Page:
A Conversation With Voice Actor And Penn State Alum Doug Cockle
An actor’s career is unique. They work endlessly for a breaking role and even after a few jobs here and there, many actors are forced into where the industry wants them. Pigeonholed. Typecast. Playing the same characters, job after job, that agree with their predestined, industry-assigned identity. Penn State acting alum and professional voice actor Doug Cockle would say those roles are a gift, not a curse.
Cockle is famous for his role as Geralt of Rivia in “The Witcher” series. I had the opportunity to chat with Cockle about the industry, his life as a professor in England, and why his role as Geralt was an unusual acting opportunity.
Onward State: You do a lot of work outside of voice acting in video games, I noticed you direct a lot of theatre.
Doug Cockle: I’ve never actually directed professionally, if you’ve looked at my website, all the stuff on there, that’s all university directing. In addition to being a freelance actor I’m also a full time professor at a university here in England. I run the BFA honors acting course at Arts University Bournemouth.
OS: When did you move over to England?
DC: I was trained as an actor, I did the Master of Fine Arts degree in acting at Penn State and I graduated in 1999 and worked as a professional actor. We moved straight over to England actually, my wife is English and American, her family was over here. And I started getting work and meeting people. That was 17 years ago.
OS: Seems like you do a lot of freelance work considering that’s part time.
DC: It’s probably not as much as it looks. There would be double that if I were working as a full time actor. That’s the gamble you play, that’s part of the reason I’m teaching.
Back when I was shooting London Voodoo, we were expecting our second child and I was traveling down to London a lot and I spent about three months helping cast the West End premiere of “When Harry Met Sally,” and so I was working with this high up casting director.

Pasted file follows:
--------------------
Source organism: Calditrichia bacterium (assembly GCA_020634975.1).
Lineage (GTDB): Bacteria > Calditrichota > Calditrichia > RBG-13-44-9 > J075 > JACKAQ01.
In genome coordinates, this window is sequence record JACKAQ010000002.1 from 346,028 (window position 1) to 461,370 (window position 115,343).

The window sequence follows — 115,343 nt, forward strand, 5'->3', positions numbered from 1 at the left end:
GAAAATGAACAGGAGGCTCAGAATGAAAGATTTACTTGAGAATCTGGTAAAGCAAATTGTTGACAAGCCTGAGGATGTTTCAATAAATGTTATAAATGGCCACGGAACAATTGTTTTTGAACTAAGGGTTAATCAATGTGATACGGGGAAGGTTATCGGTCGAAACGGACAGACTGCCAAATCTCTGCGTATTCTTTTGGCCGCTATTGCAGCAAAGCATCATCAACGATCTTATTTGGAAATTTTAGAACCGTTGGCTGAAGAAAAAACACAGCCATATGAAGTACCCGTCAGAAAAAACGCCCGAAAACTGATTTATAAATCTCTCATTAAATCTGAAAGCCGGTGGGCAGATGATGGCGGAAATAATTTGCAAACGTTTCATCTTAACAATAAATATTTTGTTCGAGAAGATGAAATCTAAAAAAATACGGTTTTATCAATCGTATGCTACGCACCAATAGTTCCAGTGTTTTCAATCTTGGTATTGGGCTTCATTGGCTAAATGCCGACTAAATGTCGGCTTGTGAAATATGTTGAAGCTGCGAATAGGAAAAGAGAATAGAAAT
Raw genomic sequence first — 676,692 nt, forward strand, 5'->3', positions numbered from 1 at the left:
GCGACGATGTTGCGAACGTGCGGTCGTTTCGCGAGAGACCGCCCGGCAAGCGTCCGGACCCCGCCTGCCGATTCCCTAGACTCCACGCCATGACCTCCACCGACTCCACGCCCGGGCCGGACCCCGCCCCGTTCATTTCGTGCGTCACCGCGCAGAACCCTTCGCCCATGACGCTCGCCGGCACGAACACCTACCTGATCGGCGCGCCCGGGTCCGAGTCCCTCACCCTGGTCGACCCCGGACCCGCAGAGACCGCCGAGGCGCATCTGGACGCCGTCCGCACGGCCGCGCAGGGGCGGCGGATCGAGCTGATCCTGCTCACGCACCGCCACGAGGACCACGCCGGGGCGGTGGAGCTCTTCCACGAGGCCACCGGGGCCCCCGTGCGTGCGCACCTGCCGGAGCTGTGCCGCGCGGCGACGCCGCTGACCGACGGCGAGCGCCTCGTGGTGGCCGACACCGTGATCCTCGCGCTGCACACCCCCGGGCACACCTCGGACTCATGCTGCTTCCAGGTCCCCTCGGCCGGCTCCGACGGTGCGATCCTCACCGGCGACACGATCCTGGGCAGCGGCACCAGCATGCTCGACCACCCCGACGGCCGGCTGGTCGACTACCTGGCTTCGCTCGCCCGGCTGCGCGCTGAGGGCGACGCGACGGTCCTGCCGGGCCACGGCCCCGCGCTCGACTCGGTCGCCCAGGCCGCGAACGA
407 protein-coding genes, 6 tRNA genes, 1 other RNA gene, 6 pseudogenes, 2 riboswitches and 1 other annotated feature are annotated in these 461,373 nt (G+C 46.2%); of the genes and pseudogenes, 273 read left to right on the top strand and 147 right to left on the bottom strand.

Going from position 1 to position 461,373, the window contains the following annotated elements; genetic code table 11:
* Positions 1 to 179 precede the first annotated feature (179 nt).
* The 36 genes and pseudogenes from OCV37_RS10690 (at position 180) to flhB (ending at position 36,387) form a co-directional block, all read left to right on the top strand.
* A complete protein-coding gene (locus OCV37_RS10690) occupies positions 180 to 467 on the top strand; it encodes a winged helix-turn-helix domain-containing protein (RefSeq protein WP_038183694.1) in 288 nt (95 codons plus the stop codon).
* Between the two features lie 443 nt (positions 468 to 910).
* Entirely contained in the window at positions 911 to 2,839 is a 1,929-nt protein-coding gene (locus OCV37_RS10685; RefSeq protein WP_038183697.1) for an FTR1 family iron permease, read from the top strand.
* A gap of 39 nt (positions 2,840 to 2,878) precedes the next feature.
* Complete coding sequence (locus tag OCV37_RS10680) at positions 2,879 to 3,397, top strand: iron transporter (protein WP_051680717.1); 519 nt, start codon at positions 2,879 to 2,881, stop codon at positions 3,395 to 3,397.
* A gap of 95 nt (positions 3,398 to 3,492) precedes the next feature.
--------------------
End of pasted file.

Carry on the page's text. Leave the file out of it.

And it was Alyson Hannigan and Luke Perry, and I got cast as the understudy for Luke Perry, but I had to turn it down because they weren’t able to pay me enough to support my family in the North and allow me to live in London. Our second child was going to be born during the run of the show. I said, “I’m sorry I can’t take the job.” And she said, “Doug, you know I’ll never be able to cast you again.” That’s the price I have to pay. That was pretty harsh.
OS: So you needed more flexible work and video games fit for you?
DC: It seems to work out, I still do films as well, but I like to do smaller roles that only require a few days on set, so my agent is brilliant, I’ve been with her for 16 years now, she understands my situation. The voice work is a little more flexible in some ways. The voice-work often comes to me now because I’ve done so much of it. They call me in to do a job, but they have three weeks to get all the recording done so I do have to shift things around.
The voice-work is often the last thing they add on, they do a lot of the animation and stuff well before the actors get involved.
OS: Is it better being able to see your character and then apply yourself?
DC: This is actually something I really like about acting for video games. More often than not, the only thing I have to go by is a single still image and it’s usually a drawing, a piece of concept art from early on in development, and they say “this is your character.” Usually I haven’t seen the script, I know nothing about the storyline, I know nothing, I’ve just been brought in to do some voices, or to do a voice. Then the producer, writer, director, whoever’s in the booth with me, they give me the context of the character, where they are, what they’re doing, what kind of character they are. It kinda boils down to 10 or 20 archetypes you get asked to do.
Usually when I’m brought in they want the kind of stoic, hard as rock, but heart of gold kind of character. Sometimes I get to step out of that box and play with something different.
OS: Like The Witcher?
DC:The Witcher is a different beast altogether. I’ve been doing the voice of Geralt of Rivia for over 10 years now, so I did The Witcher and I almost didn’t get brought back in for Witcher II and III.
When they were planning Witcher II they started auditioning the whole series again, they didn’t want anyone they used from The Witcher I, so I heard about this from a friend who had auditioned for Geralt, and I texted the guy from the developers and I said I heard you’re auditioning for Witcher II and you’re auditioning for Geralt and I would be very happy to audition again if you wanted me to. And he said I’ll get back to you.